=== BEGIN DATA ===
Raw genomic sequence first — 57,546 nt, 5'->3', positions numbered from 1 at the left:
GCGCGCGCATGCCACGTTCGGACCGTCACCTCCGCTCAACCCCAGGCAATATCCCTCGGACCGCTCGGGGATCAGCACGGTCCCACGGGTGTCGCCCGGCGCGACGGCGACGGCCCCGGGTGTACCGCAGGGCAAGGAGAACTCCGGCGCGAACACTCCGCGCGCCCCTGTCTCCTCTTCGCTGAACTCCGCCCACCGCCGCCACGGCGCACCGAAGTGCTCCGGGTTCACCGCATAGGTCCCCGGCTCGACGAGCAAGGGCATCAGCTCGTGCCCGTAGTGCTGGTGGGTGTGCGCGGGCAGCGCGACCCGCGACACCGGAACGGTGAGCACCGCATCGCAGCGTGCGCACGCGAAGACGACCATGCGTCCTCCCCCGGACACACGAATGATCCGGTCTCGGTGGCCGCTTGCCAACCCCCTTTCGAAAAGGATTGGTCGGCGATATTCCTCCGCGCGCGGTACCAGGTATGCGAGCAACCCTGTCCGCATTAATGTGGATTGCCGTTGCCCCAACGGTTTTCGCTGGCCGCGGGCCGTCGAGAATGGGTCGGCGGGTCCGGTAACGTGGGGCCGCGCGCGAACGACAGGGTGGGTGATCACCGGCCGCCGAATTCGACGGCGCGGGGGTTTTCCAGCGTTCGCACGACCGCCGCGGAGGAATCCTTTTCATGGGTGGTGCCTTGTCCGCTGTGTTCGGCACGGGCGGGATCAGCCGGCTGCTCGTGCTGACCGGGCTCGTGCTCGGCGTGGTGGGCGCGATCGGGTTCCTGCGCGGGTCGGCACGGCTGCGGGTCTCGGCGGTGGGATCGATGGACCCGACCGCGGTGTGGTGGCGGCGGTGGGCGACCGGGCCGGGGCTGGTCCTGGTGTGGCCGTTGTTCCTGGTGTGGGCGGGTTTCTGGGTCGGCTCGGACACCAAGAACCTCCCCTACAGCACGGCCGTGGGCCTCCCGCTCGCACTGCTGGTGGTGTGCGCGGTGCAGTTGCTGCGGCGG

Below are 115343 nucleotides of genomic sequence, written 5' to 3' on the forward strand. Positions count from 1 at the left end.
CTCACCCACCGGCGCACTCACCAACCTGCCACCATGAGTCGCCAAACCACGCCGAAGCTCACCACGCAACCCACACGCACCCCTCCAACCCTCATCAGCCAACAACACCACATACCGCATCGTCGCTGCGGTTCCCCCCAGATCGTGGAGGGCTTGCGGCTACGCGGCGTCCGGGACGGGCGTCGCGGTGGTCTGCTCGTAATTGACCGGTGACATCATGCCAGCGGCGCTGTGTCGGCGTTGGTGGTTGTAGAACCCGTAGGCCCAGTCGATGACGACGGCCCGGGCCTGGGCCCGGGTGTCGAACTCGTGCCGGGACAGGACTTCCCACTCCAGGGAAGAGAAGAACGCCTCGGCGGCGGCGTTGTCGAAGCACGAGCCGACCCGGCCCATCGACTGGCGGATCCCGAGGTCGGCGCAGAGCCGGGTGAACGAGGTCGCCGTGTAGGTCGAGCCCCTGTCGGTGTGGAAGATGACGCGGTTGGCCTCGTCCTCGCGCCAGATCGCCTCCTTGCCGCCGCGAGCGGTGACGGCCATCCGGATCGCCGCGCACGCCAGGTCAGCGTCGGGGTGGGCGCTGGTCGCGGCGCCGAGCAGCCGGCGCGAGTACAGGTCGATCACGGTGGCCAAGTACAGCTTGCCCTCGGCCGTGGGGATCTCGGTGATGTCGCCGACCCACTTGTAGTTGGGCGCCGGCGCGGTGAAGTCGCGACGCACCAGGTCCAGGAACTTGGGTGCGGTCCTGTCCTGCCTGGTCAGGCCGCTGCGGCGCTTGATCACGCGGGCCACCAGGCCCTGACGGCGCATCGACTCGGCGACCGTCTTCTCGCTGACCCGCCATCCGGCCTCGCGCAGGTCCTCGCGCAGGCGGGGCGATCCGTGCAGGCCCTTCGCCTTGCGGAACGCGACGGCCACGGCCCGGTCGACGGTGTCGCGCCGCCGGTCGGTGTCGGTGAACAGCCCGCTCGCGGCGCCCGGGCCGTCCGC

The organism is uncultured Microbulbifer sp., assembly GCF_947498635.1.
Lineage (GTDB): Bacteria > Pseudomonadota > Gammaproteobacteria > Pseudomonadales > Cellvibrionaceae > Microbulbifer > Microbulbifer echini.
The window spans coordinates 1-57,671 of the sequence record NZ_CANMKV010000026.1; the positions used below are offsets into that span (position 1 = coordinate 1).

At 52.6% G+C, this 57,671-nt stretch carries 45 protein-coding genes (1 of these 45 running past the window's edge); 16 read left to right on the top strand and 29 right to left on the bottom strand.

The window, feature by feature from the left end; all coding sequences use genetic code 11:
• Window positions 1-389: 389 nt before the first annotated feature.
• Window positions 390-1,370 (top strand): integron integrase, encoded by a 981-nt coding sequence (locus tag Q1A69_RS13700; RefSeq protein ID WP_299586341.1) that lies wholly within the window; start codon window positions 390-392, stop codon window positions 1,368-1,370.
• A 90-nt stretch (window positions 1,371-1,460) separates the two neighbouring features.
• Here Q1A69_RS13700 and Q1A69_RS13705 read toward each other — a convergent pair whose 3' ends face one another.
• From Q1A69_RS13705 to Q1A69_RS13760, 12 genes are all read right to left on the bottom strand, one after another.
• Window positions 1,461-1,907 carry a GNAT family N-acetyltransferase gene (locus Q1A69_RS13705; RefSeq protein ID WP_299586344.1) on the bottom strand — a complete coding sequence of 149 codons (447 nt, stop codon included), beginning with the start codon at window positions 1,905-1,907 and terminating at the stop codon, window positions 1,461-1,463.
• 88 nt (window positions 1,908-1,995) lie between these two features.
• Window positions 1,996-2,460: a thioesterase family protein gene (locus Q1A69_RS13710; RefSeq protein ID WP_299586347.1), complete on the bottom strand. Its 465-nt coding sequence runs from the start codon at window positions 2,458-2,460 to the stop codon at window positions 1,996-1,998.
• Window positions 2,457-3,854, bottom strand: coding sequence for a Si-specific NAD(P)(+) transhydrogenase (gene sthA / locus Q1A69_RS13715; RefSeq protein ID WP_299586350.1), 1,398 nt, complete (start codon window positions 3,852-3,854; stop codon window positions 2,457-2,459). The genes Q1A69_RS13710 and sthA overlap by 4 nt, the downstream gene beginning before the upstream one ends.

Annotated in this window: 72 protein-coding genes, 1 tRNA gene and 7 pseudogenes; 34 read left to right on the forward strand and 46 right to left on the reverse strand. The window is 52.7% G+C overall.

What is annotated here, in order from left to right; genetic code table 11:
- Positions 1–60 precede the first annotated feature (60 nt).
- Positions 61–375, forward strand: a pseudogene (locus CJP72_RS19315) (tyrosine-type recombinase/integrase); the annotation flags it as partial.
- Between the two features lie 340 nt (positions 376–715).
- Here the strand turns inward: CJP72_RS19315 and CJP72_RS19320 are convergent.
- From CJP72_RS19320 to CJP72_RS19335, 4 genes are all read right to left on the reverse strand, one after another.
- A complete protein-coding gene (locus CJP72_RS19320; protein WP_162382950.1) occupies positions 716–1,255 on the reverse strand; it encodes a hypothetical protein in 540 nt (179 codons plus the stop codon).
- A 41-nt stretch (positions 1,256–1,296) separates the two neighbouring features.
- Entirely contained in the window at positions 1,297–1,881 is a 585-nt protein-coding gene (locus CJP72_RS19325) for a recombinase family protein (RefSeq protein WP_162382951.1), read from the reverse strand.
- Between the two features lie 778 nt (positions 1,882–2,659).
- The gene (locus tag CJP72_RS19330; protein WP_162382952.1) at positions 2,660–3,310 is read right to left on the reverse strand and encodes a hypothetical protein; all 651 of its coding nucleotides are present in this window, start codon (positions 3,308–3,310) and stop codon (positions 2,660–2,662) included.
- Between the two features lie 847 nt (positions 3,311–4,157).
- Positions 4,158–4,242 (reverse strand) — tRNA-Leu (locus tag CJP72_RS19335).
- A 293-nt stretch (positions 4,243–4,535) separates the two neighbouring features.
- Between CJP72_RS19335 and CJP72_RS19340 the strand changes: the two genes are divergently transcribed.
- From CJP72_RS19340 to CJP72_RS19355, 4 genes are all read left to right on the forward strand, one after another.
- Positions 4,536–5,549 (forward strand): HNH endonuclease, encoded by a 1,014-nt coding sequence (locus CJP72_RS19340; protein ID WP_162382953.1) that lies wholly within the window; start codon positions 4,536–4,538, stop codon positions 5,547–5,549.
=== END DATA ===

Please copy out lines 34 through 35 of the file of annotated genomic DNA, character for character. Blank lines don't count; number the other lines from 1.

- Between CJP72_RS19335 and CJP72_RS19340 the strand changes: the two genes are divergently transcribed.
- From CJP72_RS19340 to CJP72_RS19355, 4 genes are all read left to right on the forward strand, one after another.